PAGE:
Acad to open millennium with Wilder fete

GOOD MORNING: The Academy of Motion Picture Arts & Sciences’ first event for the year 2000 will be a tribute to Billy Wilder — whom they have been trying to get to agree to a tribute for a long time! A three-week retrospective of 27 of his films by UCLA Film & TV Archive and the American Cinematheque starts Jan. 13 at 8 p.m. Yes, Wilder (93) will participate — as will many of his friends, you can be sure. The screenings will be held at UCLA’s James Bridges Theater and the Cinematheque’s Egyptian theater — only one event per night, allowing Wilder fans to see every film being presented. Many of the screenings will also feature special guests related to that night’s film or films. All of the pix for which Billy received Academy Award nominations will be in the series. He received 21 noms and won Oscars for writing and directing “The Lost Weekend,” and the screenplay of “Sunset Boulevard.” He won three Oscars for writing, directing and producing the “The Apartment.” And in 1987 he received the Irving G. Thalberg award, which honors “creative producers whose bodies of work reflect a consistently high quality of motion picture production.” Tix go on sale Dec. 1; you can bet this will be a sellout — immediately.

THANK YOU FOR SAVING the studio,” Rupert Murdoch told Bob Wise, seated next to him at a recent industry dinner. (Wise was the director-producer of 20th’s Oscar-winning “Sound of Music” in 1965, when the studio was in dire straits following the costly “Cleopatra” and several flop films.) Today, at 20th, a new dubbing stage is dedicated as the Robert Wise Dubbing Stage, a completely digital facility. Wise had received his first Oscar nomination for editing “Citizen Kane.” Now, Wise will be working in this technically innovative stage for his Showtime feature, “Storm in Summer” starring Peter Falk, Ruby Dee, Andrew McCarthy, Nastassja Kinski and 10-year-old Aaron Meeks. It’s the first pic assignment Wise (85) has accepted since 1980’s “Rooftops.” He was nominated for directing “I Want to Live” and won for director and producer of both “West Side Story” and “Sound of Music.” At 20th, Wise also directed “The Day the Earth Stood Still,” “The Sand Pebbles” and “The Desert Rats,” among others. His first directorial credit was for “Curse of the Cat People,” which he completed in 18 days. He has now delivered Showtime’s “Storm in Summer” in 22 days, on sked and on budget. He says he’s “very proud” of this film, a remake of a classic Emmy-winning episode of “Hallmark Hall of Fame,” written by Rod Serling. Wise, hail and hearty, said he’d direct more pix, if he found scripts equally as good. He and his agent — of 50 years — Phil Gersh, are looking for one.

INTO THE INTERNET AGE: Music giants Babyface, David Foster and Carole Bayer Sager have teamed to create the Web site TONOS, aimed to bring new people into the music world. Several additional major music names will soon join this trio. The CEO of the new company (and its site) is Steve Hansen, former CEO of Geo Cities, which was sold to Yahoo for $5 million. They promise that TONOS is a totally new use of the Internet, duetting with music. Stay tuned — and in tune … Jordan’s Prince El Hassan, brother of the late King Hussein, Princess Badiya Bint el Hassan and their children will be guests of Rabbi Marvin Hier and the Wiesenthal Museum of Tolerance, Wednesday. It’s the first visit of these royal family members. The late king had been a visitor here and had also guested his friend, Rabbi Hier, at the Palace in Jordan … There’s nothing like a father following in his son’s footsteps: Kirk Douglas will receive UCLA’s 11th annual Spencer Tracy Award “to recognize outstanding dramatic achievement” on Dec. 6 at Royce Hall. Kirk’s son, Michael, preceded his dad in getting the award — in 1990. In giving it this year to Kirk, UCLA’s Campus Events Committee declares him, “a legend of the 20th century.” Douglas, pere, returns to the bigscreen in “Diamonds” which will be released next month. Susie Tracy, daughter of Spencer Tracy, and UCLA Events established the annual award in 1988.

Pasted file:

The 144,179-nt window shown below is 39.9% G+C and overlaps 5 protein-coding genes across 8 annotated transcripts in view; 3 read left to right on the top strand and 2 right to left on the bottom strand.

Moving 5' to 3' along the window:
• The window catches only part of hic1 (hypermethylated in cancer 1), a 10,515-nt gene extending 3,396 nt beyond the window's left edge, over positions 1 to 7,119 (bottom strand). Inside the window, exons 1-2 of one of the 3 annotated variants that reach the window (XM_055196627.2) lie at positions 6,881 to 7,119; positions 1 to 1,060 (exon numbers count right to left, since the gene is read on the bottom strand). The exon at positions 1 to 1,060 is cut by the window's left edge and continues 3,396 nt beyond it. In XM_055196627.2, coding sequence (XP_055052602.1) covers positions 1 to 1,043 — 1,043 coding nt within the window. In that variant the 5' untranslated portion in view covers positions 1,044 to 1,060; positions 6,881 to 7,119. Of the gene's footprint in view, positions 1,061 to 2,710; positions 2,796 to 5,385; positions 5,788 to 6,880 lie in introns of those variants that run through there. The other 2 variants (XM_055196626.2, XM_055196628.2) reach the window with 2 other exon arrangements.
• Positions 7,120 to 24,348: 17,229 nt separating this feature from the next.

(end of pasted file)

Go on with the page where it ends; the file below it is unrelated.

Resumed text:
MORE MOVIE STAR MEMORABILIA on the auction block: jewelry owned by Joan Crawford and Elizabeth Montgomery goes on view Wednesday at Sotheby’s in BevHills … Wardrobe items from Madonna, Priscilla Presley, Fran Drescher and others will be among items going on eBay with its Dollars to Dream Celebrity Auction of the Dream Foundation to benefit terminally ill adults. The monthlong auction begins Wednesday, ends Nov. 30 … Starlight Children’s Foundation and Starbright Foundation founder Peter Samuelson receives the prestigious Kellogg’s Hannah Neil World of Children Award Wednesday in Columbus, Ohio, and on Nov. 19, Samuelson accepts the National Caring Award presented by the Caring Institute. Producer Samuelson is preparing a Winston Churchill biopic with Brian Gilbert to direct. Verna Harrah will produce with Samuelson, who is also readying “Appassionata” with Richard Loncrane to direct … The “Palm Springs Follies” welcomes back Donald O’Connor tonight — he is subbing for Julius La Rosa who is recovering from triple bypass surgery. Last year, it was Donald who bowed out of his Palm Springs “Follies” stand when hospitalized with pneumonia! O’Connor is now in excellent shape, also guestars at noon Friday at Riverside’s Municipal Auditorium for 150 Medal of Honor winners, returning that night to Palm Springs to play the “Follies.” And O’Connor’s honored Nov. 20 at the El Portal Center for the Arts with a Lifetime Achievement Award.